NHTSA is finally putting an end to ammonium nitrate as an airbag propellant. One of the key takeaways from the Takata airbag debacle is that the manufacturer uses unsafe, volatile propellant. When ammonium nitrate is exposed to moisture, the chemical’s explosive properties are changed, typically for the worse.
It appears the National Highway Traffic Safety Administration has reached the limit of its patience in the Takata airbag disaster. Not only is NHTSA overseeing the recall efforts of 19M U.S. vehicles and replacement of 23M possibly defective airbag inflators, NHTSA put the hammer down on airbag propellant.
That last may be a poor choice of words given the reason for NHTSA’s order that ammonium nitrate is no longer to be used as an airbag propellant. Ammonium nitrate, (NH4)(NO3), may be more familiar some for its use in fertilizers. As we know from the mining industry (and other, less savory, efforts), when you combine ammonium nitrate with fuel oil, it makes a powerful explosive. As a matter of fact, it’s the most common explosive used in mines, surpassing the one everyone always thinks is the most common: dynamite.
NHTSA issued consent order to Takata Corp. The order hit the company with a civil fine of about $70M but also included the phase-out of ammonium nitrate. As a NHTSA representative put it, good old (NH4)(NO3) is “a factor in explosive ruptures that have caused seven deaths and nearly 100 injuries in the United States.” The consent order also sets the schedule for future recalls of “all Takata ammonium nitrate inflators now on the roads unless the company can prove they are safe.”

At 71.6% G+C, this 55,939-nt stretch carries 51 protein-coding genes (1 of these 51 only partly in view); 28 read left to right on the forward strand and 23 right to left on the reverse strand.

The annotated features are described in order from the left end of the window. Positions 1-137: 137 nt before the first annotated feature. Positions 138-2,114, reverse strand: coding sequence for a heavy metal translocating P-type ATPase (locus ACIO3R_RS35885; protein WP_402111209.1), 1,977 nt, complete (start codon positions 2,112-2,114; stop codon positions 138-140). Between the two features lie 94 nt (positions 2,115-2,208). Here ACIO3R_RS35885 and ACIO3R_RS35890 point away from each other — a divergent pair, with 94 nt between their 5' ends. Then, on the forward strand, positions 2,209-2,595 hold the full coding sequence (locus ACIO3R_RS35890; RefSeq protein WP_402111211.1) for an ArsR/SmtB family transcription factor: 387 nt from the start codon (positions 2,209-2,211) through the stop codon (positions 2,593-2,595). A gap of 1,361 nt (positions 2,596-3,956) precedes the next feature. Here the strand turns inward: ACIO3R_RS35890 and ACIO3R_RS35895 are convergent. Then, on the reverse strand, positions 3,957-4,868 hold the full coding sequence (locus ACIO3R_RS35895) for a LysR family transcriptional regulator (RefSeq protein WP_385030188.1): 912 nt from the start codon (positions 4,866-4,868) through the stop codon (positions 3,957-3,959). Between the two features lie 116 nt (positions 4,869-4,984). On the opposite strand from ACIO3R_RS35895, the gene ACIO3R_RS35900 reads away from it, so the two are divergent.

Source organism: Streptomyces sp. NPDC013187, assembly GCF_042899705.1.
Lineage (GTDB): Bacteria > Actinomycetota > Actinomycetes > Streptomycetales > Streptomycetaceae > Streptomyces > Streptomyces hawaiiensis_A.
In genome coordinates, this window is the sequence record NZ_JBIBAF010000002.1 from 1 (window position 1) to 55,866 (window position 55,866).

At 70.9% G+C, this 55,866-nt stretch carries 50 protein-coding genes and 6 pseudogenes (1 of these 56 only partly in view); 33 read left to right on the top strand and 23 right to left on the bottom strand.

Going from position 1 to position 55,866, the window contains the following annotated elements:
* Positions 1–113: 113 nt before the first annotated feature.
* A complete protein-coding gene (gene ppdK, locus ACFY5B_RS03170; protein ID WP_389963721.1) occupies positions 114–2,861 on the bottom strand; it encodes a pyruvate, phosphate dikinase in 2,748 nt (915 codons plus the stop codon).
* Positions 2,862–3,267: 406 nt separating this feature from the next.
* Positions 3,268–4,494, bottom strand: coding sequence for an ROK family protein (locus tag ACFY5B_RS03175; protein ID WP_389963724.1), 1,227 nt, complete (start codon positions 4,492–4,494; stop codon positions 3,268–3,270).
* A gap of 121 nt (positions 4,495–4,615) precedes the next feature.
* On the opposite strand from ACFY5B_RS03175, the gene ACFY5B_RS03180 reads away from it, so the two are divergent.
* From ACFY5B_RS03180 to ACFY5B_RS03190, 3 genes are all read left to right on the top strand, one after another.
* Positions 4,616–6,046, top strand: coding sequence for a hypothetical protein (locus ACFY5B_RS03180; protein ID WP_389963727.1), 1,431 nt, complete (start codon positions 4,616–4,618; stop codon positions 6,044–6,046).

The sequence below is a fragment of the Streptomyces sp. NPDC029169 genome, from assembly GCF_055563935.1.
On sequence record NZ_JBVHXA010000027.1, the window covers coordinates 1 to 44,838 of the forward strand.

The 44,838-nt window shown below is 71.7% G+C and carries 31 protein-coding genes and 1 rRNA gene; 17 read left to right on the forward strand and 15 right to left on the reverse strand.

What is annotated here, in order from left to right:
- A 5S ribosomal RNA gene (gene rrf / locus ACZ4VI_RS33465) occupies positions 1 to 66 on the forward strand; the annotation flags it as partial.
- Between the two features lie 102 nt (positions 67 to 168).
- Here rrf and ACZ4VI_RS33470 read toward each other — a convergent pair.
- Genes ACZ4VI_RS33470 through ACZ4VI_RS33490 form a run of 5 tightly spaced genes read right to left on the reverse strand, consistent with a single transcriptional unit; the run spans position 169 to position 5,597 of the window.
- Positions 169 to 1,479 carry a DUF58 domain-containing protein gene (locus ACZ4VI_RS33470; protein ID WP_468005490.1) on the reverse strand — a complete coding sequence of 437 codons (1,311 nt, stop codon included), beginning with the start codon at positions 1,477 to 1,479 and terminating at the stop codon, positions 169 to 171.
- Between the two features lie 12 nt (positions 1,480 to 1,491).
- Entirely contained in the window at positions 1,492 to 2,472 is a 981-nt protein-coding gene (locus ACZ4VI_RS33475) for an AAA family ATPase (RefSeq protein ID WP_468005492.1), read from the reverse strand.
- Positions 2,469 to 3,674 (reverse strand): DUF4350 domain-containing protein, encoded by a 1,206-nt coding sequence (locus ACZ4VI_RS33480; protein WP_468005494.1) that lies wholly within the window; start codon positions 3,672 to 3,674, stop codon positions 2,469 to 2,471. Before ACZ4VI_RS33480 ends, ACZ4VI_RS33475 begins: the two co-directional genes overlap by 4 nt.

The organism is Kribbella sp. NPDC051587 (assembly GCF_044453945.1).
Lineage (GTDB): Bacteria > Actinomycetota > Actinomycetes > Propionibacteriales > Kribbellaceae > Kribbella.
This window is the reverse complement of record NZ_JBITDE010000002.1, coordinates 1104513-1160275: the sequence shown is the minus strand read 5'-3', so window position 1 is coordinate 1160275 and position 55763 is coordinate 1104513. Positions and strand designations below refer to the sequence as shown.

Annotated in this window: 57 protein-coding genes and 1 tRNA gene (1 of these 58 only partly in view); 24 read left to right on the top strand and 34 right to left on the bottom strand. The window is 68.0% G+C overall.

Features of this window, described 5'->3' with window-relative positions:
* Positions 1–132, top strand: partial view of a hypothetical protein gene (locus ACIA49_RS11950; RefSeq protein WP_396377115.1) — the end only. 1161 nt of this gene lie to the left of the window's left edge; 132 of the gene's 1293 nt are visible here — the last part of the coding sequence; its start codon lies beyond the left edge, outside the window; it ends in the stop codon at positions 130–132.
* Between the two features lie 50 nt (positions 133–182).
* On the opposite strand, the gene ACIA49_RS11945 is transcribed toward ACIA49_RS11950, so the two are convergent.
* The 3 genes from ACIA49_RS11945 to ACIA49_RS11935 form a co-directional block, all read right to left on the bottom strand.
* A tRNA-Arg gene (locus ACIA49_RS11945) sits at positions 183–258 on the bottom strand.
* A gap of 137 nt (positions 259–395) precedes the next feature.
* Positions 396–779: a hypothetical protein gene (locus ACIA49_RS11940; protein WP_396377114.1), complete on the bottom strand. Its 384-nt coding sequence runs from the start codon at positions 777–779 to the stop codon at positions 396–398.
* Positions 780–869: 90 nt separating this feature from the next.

Takata has taken the position that it cannot find a cause for the airbag inflator defects. NHTSA basically said, “Talk to the hand,” finding that “Takata provided NHTSA with selective, incomplete or inaccurate data” since 2009 and gave the same misleading data to its customers.
If you’re like me, you’re wondering how the ammonium nitrate became so volatile. Surely, there was no fuel oil involved, right? Correct. However, there was potentially some moisture of the water variety. Chemistry experts warn that exposing ammonium nitrate to moisture can degrade the chemical in ways that change its explosive power.
Takata is currently the only airbag manufacturer in the world to use ammonium nitrate as an airbag propellant. Other manufacturers use far more stable propellants.
The airbag disaster is quite serious. When the faulty airbags do explode, they do so with such force that the shrapnel from the airbag casing is essentially weaponized; picture a Claymore directional anti-personnel mine. Granted, the explosive power isn’t the same and the shrapnel is different, but the effect is quite similar.
Moving away from the use of unsafe, unstable propellants will hopefully prevent more injuries. Of course, we need to get the existing (NH4)(NO3) off the streets first.